Andrew McAulay’s insight into Fixed Costs.
The EU referendum has caused a delay to the progression of fixed costs for medical negligence cases. The earliest that we are likely to see fixed costs for medical negligence work is April 2017.
The Civil Justice Council held a small workshop on 11 March 2016 for practitioners drawn from a range of civil justice bodies and users to discuss the possible extension of fixed recoverable costs. Notes from the meeting can be found here.
Some legal commentators believe that fixed costs will only be introduced for all claims up to £25,000.00 in the first instance, with a review after say 18/24 months. This would be sensible, but we shall wait and see!
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Fixed costs, proportionality and budgets - how are these entwined?
There are many concerns regarding fixed costs, one of those being - will these remove access to justice, therefore giving those parties with deep pockets an unfair advantage?
Following on from the recent case of Socrates Training Ltd v The Law Society of England and Wales  CAT 10 which was a decision regarding costs capping, the Tribunal concluded that “it is important that those costs strike a fair balance between enabling access to justice for the claimant and providing a measure of protection to the defendant not only from unmeritorious claims but also from the burden of having to defend a claim which it is assumed for this purpose proves to be unfounded. That may mean that in some cases the amount is not the sum required to achieve justice only for the receiving party, but a limited contribution to that party’s costs".
Gordon Exall makes some perceptive and intuitive comments with regards to the above case as follows: “This is, of course, a case about costs capping in a specialist court. However the principle could be a good one generally. It is more difficult for a rich litigant to bully a poorer litigant just by using the strategy of hiring expensive lawyers. Indeed in many cases it is the litigant using the expensive lawyer that is most likely to be out of pocket - regardless of the outcome.”
Costs budgeting can in some instances curtail unfair spending, and at the same time ensure that the case is run in a proportionate manner whilst maintaining access to justice. This is in direct contrast to the potential problems that the fixed costs regime may create, where keeping costs proportionate appears to be the ultimate aim of this regime and access to justice seems to have been forgotten.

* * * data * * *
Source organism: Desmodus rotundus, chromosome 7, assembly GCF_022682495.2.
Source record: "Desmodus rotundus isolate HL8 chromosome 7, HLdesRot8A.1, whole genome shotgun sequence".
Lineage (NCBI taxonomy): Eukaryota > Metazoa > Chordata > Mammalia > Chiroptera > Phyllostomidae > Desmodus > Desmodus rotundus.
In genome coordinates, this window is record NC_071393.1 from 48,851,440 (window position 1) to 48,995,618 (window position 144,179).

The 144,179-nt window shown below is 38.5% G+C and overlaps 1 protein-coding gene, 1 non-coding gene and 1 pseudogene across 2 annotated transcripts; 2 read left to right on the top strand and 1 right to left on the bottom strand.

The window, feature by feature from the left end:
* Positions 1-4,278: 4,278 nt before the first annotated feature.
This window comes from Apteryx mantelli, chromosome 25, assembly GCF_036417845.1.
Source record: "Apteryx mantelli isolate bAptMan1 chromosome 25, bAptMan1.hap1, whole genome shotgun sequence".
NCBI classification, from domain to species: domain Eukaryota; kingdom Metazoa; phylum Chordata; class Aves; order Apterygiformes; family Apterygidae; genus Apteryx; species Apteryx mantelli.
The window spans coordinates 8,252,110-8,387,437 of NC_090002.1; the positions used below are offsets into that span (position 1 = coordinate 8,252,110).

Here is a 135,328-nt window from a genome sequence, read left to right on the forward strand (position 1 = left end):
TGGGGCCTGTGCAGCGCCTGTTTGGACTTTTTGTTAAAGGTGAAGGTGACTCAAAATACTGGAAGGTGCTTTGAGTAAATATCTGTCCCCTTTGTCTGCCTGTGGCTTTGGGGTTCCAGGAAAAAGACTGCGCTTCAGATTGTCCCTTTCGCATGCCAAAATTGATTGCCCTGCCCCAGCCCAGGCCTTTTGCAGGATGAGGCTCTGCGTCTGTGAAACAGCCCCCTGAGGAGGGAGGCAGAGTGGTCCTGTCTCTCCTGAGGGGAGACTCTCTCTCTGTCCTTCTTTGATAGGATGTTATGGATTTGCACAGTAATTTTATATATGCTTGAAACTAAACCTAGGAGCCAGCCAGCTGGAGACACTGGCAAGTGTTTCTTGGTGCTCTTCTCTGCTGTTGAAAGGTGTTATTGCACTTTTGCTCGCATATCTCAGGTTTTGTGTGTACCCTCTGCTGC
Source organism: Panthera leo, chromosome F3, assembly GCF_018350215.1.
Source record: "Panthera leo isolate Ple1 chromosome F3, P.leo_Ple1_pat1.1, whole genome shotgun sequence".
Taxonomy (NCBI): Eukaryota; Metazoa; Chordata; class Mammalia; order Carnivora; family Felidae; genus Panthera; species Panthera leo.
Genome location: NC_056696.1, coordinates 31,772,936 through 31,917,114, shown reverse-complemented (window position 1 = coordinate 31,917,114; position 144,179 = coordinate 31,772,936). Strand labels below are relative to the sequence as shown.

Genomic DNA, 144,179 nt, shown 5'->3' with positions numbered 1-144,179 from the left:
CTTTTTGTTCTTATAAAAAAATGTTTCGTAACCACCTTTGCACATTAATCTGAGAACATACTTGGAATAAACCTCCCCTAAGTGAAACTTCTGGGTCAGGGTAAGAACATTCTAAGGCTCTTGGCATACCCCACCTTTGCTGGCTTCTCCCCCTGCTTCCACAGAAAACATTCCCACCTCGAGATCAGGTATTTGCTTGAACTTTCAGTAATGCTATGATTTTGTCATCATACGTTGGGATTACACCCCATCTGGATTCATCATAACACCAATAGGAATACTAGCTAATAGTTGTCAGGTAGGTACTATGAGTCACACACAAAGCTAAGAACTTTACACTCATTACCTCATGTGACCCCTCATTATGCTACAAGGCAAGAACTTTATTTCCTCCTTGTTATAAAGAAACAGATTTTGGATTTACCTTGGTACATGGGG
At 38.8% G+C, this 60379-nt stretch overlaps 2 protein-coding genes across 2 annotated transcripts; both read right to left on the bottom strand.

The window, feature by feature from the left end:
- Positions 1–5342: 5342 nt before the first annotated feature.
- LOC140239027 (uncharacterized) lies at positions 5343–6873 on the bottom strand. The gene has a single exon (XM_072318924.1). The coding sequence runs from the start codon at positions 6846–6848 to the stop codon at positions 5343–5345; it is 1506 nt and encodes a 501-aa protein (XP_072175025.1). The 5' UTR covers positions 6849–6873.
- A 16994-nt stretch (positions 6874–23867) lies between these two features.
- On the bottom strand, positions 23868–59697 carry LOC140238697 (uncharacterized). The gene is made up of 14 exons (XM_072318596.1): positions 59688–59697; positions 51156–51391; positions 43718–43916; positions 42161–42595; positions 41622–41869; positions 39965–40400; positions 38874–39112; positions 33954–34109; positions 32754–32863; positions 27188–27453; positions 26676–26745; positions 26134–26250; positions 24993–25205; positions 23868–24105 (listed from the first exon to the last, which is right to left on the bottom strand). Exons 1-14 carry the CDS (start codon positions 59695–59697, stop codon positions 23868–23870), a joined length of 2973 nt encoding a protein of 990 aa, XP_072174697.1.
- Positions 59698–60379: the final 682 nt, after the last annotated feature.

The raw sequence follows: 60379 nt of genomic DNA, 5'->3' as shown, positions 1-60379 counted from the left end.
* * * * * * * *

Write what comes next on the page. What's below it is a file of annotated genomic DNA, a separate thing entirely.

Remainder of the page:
No regime will stop those parties with deep pockets from incurring excessive costs on litigation, however is the fixed costs regime the answer? We now have two cases that provide guidance on the new proportionality test (see Hannah’s analysis below), as well as a growing number of budgeted cases that have now proceeded to trial where the merits of budgeting can now be assessed.
Perhaps the rules that are now in place which include managing the costs throughout and a new more robust proportionality test are sufficient to control costs whilst ensuring access to justice remains.
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New proportionality test: further guidance
Another recent decision on the issue of proportionality is adding to a growing body of case law on how the new proportionality test, enshrined in CPR 44.3, is to be applied in practice.
The new test, introduced as part of the “Jackson reforms” implemented on 1 April 2013, reverses the old “Lowndes test” and provides that disproportionate costs may be disallowed or reduced, even where reasonably or necessarily incurred.
In the SCCO decision of May & May v Wavell Group PLC & Bizarri  EWHC B16 (Costs) (see Clarion blog article here for detailed analysis) Master Rowley reduced costs claimed in the sum of £208,236.54, first to £99,655.74, having considered the reasonableness of the bill on an item-by-item basis, and then to £35,000.00, on grounds of proportionality, considering each of the headings set out in CPR 44.3(5) in turn.
This is the two stage approach to CPR 44.3(2) adopted in BNM v MGN Ltd  EWHC B13 (Costs) (see Clarion Costs blog here for further details) as described by Sir Rupert Jackson in his final report at Part 1, chapter 3, paragraph 5.13:
“In an assessment of costs on the standard basis…the proportionality test should be applied on a global basis. The court should first make an assessment of reasonable costs, having regard to the individual items in the bill, the time reasonably spent on those items and the other factors listed in CPR rule 44.5(3). The Court should then stand back and consider whether the total figure is proportionate. If the total figure is not proportionate, the court should make an appropriate reduction.”
As stated by Master Gordon-Saker in BNM v MGN Ltd, “it is clear that the new test of proportionality was intended to bring about a real change in the assessment of costs,” a sentiment which certainly appears to be ringing true, as long awaited case law on the subject begins to emerge.
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